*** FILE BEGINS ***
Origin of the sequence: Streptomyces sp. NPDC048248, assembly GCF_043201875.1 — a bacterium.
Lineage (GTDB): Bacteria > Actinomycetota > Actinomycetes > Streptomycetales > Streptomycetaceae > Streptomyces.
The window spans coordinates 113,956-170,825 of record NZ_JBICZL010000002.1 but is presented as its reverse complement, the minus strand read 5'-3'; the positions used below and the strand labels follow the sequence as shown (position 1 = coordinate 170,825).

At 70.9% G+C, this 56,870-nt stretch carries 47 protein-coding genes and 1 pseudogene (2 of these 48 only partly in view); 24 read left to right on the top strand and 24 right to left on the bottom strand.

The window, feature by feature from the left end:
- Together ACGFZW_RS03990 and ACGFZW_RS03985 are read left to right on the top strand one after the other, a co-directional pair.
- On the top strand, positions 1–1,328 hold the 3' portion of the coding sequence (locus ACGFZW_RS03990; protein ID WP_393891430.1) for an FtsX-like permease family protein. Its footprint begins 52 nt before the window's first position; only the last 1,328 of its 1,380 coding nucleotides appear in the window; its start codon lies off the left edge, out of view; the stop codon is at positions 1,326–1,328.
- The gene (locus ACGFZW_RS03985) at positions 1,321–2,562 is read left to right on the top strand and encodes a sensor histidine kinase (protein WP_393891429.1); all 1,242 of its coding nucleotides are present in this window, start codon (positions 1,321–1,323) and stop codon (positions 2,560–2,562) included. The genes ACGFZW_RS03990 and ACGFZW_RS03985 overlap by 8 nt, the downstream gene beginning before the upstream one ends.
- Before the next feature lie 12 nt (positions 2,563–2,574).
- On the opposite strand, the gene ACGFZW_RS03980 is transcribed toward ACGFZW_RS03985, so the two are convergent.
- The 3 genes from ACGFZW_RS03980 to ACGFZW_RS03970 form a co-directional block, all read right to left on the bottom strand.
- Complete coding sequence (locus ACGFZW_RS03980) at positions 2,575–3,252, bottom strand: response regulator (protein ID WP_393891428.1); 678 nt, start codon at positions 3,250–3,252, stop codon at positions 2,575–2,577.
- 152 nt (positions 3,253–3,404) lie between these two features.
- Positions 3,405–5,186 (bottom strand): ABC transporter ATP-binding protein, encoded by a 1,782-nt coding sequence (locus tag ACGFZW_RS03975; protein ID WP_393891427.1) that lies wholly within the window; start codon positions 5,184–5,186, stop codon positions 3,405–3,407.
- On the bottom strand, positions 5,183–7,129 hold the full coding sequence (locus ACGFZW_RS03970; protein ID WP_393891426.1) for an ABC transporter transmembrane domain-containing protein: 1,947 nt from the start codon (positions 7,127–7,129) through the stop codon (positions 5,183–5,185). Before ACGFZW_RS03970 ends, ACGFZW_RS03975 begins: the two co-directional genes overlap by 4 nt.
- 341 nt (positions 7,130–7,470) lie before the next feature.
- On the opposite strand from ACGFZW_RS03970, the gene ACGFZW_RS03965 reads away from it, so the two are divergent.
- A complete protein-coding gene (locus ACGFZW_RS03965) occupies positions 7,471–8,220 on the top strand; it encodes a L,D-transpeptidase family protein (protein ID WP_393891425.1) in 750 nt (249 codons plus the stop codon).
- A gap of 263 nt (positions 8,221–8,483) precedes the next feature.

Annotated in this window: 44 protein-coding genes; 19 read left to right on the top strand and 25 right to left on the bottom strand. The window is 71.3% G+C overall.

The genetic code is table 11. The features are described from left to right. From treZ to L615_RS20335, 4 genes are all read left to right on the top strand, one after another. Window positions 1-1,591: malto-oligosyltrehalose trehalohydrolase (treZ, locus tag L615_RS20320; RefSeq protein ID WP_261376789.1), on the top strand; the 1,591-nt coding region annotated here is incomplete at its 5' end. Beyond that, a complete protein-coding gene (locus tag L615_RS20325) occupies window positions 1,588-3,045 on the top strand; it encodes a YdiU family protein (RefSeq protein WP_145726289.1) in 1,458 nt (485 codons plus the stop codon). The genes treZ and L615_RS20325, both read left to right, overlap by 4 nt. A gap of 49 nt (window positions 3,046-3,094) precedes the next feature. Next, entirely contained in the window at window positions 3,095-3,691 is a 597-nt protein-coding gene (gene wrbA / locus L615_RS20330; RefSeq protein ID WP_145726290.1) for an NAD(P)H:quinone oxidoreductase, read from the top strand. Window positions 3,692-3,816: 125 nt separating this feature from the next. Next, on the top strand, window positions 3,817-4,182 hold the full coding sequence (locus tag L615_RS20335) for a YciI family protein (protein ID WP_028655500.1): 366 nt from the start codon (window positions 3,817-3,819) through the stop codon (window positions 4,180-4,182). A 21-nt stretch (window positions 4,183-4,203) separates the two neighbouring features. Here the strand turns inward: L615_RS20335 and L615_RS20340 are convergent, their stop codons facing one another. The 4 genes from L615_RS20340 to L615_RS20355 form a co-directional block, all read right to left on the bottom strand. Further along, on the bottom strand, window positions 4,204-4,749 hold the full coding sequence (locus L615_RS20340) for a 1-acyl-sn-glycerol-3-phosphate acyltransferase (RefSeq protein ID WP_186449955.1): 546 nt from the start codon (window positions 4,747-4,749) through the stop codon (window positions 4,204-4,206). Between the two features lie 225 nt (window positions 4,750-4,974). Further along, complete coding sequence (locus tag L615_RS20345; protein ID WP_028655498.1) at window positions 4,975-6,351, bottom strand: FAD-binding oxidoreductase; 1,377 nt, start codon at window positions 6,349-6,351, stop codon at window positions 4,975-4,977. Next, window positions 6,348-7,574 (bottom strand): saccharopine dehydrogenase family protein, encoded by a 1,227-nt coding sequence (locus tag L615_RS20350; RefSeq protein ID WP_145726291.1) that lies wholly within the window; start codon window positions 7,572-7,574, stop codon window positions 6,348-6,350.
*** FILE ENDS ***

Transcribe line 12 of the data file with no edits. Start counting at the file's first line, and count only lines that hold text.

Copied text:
- Complete coding sequence (locus ACGFZW_RS03980) at positions 2,575–3,252, bottom strand: response regulator (protein ID WP_393891428.1); 678 nt, start codon at positions 3,250–3,252, stop codon at positions 2,575–2,577.